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Is Information Technology Beneficial?

September 28th, 2011 by andresmh

We often assume that information technology is beneficial to society, however, this is rarely backed by empirical evidence. Last week in our cooperation reading group, we discussed a fascinating paper by Jeremiah Dittmar that examines the link between information technology and economic growth. Despite the title, the paper is not about the Internet or even computers, it is about the printing press. The author used data from the fourteenth and  fifteenth centuries to show how that the printing press indeed had a positive effect on economic growth.

The paper uses the distance to the birthplace of the printing press as an instrumental variable to assess the effect of  the printing press on the economy. I did not know about this approach, but if I understood  Jérôme and Mako’s explanation, instrumental variables are used to claim cause-and-effect relationships when an experiment cannot easily be done. Using instrumental variables requires a leap of faith though. For example, the Wikipedia article for instrumental variables mentions that tobacco taxes can be used as an instrumental variable for assessing the effect of smoking on health. One has to believe that tobacco taxes “only affect health because they affect smoking.” In the paper, distance to Mainz was used as the instrumental variable. The author provides very convincing evidence that distance to Mainz only affects economic growth because of its relationship to being the birthplace of the printing press. The paper also assumes that economic growth is correlated with population size. Here are some of the observations made by the group:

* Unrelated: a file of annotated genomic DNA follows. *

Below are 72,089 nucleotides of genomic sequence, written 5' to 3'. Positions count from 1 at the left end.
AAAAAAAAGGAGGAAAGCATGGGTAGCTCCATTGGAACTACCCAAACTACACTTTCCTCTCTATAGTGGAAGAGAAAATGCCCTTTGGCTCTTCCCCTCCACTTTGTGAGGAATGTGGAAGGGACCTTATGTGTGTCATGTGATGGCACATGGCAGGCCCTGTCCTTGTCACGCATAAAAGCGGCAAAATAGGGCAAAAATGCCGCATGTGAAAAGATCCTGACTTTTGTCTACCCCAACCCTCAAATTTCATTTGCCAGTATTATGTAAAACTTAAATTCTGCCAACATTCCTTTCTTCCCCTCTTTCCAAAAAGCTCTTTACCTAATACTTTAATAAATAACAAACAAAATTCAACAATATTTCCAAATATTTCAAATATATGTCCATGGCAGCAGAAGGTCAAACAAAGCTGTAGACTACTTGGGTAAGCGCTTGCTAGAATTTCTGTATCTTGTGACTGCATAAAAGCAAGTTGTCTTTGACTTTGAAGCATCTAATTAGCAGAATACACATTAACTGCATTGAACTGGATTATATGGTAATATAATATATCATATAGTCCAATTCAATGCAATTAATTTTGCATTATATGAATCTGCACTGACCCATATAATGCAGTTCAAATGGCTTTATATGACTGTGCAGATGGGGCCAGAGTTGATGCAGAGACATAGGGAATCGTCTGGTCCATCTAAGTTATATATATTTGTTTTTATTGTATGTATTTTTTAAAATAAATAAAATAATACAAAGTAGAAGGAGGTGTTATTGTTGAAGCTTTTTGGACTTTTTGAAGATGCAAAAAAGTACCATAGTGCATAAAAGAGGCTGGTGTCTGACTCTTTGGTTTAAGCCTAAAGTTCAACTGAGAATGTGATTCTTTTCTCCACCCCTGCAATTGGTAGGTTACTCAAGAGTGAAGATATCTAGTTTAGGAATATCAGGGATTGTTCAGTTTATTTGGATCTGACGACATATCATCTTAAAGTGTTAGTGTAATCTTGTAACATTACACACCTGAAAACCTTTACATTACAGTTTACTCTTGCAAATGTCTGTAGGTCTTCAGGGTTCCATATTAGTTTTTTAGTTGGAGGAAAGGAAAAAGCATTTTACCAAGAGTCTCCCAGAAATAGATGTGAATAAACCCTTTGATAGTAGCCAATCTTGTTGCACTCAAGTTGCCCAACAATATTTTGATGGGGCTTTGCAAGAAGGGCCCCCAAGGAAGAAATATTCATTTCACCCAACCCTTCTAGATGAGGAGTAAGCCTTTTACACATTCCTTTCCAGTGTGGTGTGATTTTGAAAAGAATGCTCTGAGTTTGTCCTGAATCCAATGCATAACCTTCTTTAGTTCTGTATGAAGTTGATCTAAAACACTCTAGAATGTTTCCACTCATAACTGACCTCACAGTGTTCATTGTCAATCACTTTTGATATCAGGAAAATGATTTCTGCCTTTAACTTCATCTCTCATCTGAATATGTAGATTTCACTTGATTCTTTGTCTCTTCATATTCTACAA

• Impressive data! It must have taken a lot of work to collect.
  • Someone pointed out that  the paper could have mentioned the effect of distance on deaths due to disease. Mainz is in the center of Europe, far from the ports, where presumably disease was more common. Could it be that the farther from the sea, the more growth on population due to less disease?
  • Do the findings transfer to digital technologies?  The Internet is both about information distribution and the dissemination of the tools for information production.
  • We wondered how one might go about studying the effect of programs like the One Laptop Per Child given that in some countries, the laptops are given to some villages and not others. Could it be used as a natural experiment?


Dittmar, Jeremiah E. 2011. “Information Technology and Economic Change: The Impact of The Printing Press.” The Quarterly Journal of Economics 126(3):1133 -1172.

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